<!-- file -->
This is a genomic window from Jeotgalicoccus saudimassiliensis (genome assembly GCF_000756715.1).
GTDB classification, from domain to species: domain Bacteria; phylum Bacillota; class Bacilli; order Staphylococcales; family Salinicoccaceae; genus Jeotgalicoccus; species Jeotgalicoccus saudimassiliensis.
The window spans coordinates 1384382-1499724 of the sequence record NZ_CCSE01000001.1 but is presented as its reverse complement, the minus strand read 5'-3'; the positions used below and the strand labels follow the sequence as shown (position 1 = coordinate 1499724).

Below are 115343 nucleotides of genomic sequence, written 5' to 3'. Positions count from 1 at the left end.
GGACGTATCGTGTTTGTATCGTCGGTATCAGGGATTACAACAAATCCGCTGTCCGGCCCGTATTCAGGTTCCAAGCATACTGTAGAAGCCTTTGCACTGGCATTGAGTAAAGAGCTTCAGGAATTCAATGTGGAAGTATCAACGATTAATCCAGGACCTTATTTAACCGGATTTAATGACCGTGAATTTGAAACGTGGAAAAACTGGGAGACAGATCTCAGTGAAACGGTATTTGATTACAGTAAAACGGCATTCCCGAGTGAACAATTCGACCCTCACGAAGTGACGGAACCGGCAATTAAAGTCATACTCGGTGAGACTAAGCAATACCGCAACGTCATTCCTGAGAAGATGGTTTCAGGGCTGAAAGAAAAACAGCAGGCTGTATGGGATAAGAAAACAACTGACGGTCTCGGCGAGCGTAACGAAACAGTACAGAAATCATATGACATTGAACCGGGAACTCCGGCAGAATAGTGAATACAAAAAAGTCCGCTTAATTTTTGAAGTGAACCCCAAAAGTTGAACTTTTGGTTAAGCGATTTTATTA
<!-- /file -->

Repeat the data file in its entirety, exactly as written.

This is a genomic window from Jeotgalicoccus saudimassiliensis (genome assembly GCF_000756715.1).
GTDB classification, from domain to species: domain Bacteria; phylum Bacillota; class Bacilli; order Staphylococcales; family Salinicoccaceae; genus Jeotgalicoccus; species Jeotgalicoccus saudimassiliensis.
The window spans coordinates 1384382-1499724 of the sequence record NZ_CCSE01000001.1 but is presented as its reverse complement, the minus strand read 5'-3'; the positions used below and the strand labels follow the sequence as shown (position 1 = coordinate 1499724).

Below are 115343 nucleotides of genomic sequence, written 5' to 3'. Positions count from 1 at the left end.
GGACGTATCGTGTTTGTATCGTCGGTATCAGGGATTACAACAAATCCGCTGTCCGGCCCGTATTCAGGTTCCAAGCATACTGTAGAAGCCTTTGCACTGGCATTGAGTAAAGAGCTTCAGGAATTCAATGTGGAAGTATCAACGATTAATCCAGGACCTTATTTAACCGGATTTAATGACCGTGAATTTGAAACGTGGAAAAACTGGGAGACAGATCTCAGTGAAACGGTATTTGATTACAGTAAAACGGCATTCCCGAGTGAACAATTCGACCCTCACGAAGTGACGGAACCGGCAATTAAAGTCATACTCGGTGAGACTAAGCAATACCGCAACGTCATTCCTGAGAAGATGGTTTCAGGGCTGAAAGAAAAACAGCAGGCTGTATGGGATAAGAAAACAACTGACGGTCTCGGCGAGCGTAACGAAACAGTACAGAAATCATATGACATTGAACCGGGAACTCCGGCAGAATAGTGAATACAAAAAAGTCCGCTTAATTTTTGAAGTGAACCCCAAAAGTTGAACTTTTGGTTAAGCGATTTTATTA